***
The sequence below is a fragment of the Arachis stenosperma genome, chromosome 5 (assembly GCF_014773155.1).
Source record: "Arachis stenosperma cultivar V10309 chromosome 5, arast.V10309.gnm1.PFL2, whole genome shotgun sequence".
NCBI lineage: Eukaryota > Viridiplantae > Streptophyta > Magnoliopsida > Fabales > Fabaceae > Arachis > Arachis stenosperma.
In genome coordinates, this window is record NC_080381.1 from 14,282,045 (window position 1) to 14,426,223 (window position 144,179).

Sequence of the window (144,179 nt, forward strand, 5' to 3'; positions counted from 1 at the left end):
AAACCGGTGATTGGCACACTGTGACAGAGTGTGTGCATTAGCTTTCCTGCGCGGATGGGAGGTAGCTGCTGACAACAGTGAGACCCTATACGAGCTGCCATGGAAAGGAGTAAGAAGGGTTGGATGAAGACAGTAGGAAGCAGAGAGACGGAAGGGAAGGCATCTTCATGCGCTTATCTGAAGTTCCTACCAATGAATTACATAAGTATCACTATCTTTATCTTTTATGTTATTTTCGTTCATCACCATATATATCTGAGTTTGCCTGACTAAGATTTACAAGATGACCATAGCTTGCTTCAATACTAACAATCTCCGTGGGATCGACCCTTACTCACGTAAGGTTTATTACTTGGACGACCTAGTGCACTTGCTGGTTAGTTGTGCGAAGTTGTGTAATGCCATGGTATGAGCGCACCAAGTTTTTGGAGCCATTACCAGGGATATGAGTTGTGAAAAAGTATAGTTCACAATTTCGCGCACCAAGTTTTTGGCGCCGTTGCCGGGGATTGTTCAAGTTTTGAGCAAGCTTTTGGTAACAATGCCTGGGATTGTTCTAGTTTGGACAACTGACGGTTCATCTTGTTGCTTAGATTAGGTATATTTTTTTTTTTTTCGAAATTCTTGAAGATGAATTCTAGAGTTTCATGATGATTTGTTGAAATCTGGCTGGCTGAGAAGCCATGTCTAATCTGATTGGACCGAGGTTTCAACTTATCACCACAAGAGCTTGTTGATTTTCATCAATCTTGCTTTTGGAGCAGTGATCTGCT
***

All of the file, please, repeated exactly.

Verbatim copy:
The sequence below is a fragment of the Arachis stenosperma genome, chromosome 5 (assembly GCF_014773155.1).
Source record: "Arachis stenosperma cultivar V10309 chromosome 5, arast.V10309.gnm1.PFL2, whole genome shotgun sequence".
NCBI lineage: Eukaryota > Viridiplantae > Streptophyta > Magnoliopsida > Fabales > Fabaceae > Arachis > Arachis stenosperma.
In genome coordinates, this window is record NC_080381.1 from 14,282,045 (window position 1) to 14,426,223 (window position 144,179).

Sequence of the window (144,179 nt, forward strand, 5' to 3'; positions counted from 1 at the left end):
AAACCGGTGATTGGCACACTGTGACAGAGTGTGTGCATTAGCTTTCCTGCGCGGATGGGAGGTAGCTGCTGACAACAGTGAGACCCTATACGAGCTGCCATGGAAAGGAGTAAGAAGGGTTGGATGAAGACAGTAGGAAGCAGAGAGACGGAAGGGAAGGCATCTTCATGCGCTTATCTGAAGTTCCTACCAATGAATTACATAAGTATCACTATCTTTATCTTTTATGTTATTTTCGTTCATCACCATATATATCTGAGTTTGCCTGACTAAGATTTACAAGATGACCATAGCTTGCTTCAATACTAACAATCTCCGTGGGATCGACCCTTACTCACGTAAGGTTTATTACTTGGACGACCTAGTGCACTTGCTGGTTAGTTGTGCGAAGTTGTGTAATGCCATGGTATGAGCGCACCAAGTTTTTGGAGCCATTACCAGGGATATGAGTTGTGAAAAAGTATAGTTCACAATTTCGCGCACCAAGTTTTTGGCGCCGTTGCCGGGGATTGTTCAAGTTTTGAGCAAGCTTTTGGTAACAATGCCTGGGATTGTTCTAGTTTGGACAACTGACGGTTCATCTTGTTGCTTAGATTAGGTATATTTTTTTTTTTTTCGAAATTCTTGAAGATGAATTCTAGAGTTTCATGATGATTTGTTGAAATCTGGCTGGCTGAGAAGCCATGTCTAATCTGATTGGACCGAGGTTTCAACTTATCACCACAAGAGCTTGTTGATTTTCATCAATCTTGCTTTTGGAGCAGTGATCTGCT